Why Do We Need Science, Anyway?

Laser surgery . . . life in a meteorite from Mars . . . cable television . . . the Internet . . . gene therapy . . . faxes . . . . These are signs of our times, markers of the late 20th century's scientific and technological revolution. Science and technology have changed the way we work, communicate, and view the world.

As adults, we can remember a time—not so very long ago—when our homes and businesses were quite different. In the late 1960s, answering machines and VCRs were not commercially available. Now they are commonplace. In the 1980s, offices were beginning to use computers. Today, not only do most office workers have their own "PC," but many computers are part of an extensive network—the Internet—that can bring information, photographs, and moving images to individuals at work and at home.

Technology Has Changed Our Lives

Computer technology also has revolutionized industry. Automobile manufacturing plants rely increasingly on automated systems to do the job hundreds of workers used to do. The workforce in such plants must have a radically different set of skills than did their predecessors.

Agriculture has been influenced by scientific advances as well. Through genetic engineering, farmers and scientists are working together to develop more productive, heartier, and disease-resistant crops.

These days, it is difficult to think of a job that does not require some expertise in technology. Take your neighborhood school. Right now, your school's cafeteria workers may be using e-mail to send the

Questions on the NAEP Test

According to the National Assessment of Educational Progress (NAEP), only 14 percent of fourth-graders knew that it is easier to stay afloat in salt water than in fresh water and could explain why. Only 10 percent of eighth-graders knew why eating potato salad made with mayonnaise that has been left out in the sun could cause food poisoning. Only 26 percent of twelfth-graders could figure out how to use a sieve, a magnet, water, and a filter to separate a mixture of steel pellets, copper pellets, iron filings, sand, and salt.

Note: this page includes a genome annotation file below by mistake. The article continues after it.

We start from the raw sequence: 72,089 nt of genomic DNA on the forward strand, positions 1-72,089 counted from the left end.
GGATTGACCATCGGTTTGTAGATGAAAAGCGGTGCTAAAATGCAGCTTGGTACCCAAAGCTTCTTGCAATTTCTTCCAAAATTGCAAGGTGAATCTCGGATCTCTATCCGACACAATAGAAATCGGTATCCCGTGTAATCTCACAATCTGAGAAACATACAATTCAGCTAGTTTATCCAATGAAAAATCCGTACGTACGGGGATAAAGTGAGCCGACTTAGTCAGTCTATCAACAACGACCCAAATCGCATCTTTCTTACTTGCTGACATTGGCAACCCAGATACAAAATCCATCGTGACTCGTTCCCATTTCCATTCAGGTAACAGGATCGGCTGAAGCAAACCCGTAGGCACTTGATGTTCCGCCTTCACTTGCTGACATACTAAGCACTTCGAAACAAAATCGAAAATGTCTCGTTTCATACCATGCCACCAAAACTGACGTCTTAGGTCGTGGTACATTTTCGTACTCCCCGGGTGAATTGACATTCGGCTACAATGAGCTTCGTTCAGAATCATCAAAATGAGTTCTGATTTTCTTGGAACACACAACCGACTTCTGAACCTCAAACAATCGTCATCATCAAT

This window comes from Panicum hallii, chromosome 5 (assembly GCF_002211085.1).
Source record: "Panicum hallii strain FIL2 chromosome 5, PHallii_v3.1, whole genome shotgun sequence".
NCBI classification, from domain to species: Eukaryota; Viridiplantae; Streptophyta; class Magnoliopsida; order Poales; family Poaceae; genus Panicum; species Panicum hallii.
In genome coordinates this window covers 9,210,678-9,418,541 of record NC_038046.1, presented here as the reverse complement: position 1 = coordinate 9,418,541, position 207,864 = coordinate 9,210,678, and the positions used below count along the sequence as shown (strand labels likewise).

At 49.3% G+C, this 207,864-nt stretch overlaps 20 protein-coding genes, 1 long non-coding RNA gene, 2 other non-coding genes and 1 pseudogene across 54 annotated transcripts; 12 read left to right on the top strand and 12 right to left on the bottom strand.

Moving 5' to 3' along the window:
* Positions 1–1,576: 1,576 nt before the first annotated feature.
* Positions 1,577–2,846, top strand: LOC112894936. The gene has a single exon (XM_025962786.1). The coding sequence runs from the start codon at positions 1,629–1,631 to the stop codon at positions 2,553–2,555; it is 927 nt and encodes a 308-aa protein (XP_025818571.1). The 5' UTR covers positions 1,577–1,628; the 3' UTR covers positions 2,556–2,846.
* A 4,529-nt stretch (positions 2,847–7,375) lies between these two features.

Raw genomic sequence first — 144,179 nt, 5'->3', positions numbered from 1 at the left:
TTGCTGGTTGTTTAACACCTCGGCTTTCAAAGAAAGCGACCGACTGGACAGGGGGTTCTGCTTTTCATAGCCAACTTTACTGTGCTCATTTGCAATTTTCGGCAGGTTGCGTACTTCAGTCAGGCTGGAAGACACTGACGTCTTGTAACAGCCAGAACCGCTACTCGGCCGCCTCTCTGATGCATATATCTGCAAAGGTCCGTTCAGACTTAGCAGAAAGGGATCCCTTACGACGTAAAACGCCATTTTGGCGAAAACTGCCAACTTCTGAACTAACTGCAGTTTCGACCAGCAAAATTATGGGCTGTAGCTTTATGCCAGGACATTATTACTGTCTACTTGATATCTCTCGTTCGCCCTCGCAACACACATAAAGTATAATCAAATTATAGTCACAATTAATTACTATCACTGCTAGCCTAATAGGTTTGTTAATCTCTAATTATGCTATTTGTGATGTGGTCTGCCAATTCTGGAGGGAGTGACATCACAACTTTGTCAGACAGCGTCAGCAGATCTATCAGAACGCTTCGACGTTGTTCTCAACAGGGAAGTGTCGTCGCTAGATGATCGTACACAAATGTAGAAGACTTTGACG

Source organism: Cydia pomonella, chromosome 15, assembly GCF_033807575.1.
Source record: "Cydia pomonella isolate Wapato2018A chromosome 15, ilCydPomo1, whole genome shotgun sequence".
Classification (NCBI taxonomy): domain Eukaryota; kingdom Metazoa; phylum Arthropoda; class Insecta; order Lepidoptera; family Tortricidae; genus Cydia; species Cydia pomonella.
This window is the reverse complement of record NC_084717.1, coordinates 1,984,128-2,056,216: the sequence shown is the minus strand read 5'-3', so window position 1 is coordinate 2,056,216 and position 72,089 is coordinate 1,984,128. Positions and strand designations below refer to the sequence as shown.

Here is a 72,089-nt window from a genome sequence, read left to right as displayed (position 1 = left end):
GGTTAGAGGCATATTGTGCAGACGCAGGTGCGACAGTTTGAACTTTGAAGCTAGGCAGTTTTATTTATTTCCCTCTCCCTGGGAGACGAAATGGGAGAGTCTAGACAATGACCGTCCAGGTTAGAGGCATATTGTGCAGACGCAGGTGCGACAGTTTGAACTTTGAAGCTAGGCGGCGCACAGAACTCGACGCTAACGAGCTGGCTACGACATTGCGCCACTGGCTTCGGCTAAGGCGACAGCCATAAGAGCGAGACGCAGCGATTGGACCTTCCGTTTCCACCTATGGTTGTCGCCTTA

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Why Do We Need Science, Anyway? Laser surgery . . . life in a meteorite from Mars . . . cable television . . . the Internet . . . gene therapy . . . faxes . . . . These are signs of our times, markers of the late 20th century's scientific and technological revolution. Science and technology have changed the way we work, communicate, and view the world. As adults, we can remember a time—not so very long ago—when our homes and businesses were quite different. In the late 1960s, answering machines and VCRs were not commercially available. Now they are commonplace. In the 1980s, offices were beginning to use computers. Today, not only do most office workers have their own "PC," but many computers are part of an extensive network—the Internet—that can bring information, photographs, and moving images to individuals at work and at home. Technology Has Changed Our Lives Computer technology also has revolutionized industry. Automobile manufacturing plants rely increasingly on automated systems to do the job hundreds of workers used to do. The workforce in such plants must have a radically different set of skills than did their predecessors. Agriculture has been influenced by scientific advances as well. Through genetic engineering, farmers and scientists are working together to develop more productive, heartier, and disease-resistant crops. These days, it is difficult to think of a job that does not require some expertise in technology. Take your neighborhood school. Right now, your school's cafeteria workers may be using e-mail to send the Questions on the NAEP Test According to the National Assessment of Educational Progress (NAEP), only 14 percent of fourth-graders knew that it is easier to stay afloat in salt water than in fresh water and could explain why. Only 10 percent of eighth-graders knew why eating potato salad made with mayonnaise that has been left out in the sun could cause food poisoning. Only 26 percent of twelfth-graders could figure out how to use a sieve, a magnet, water, and a filter to separate a mixture of steel pellets, copper pellets, iron filings, sand, and salt.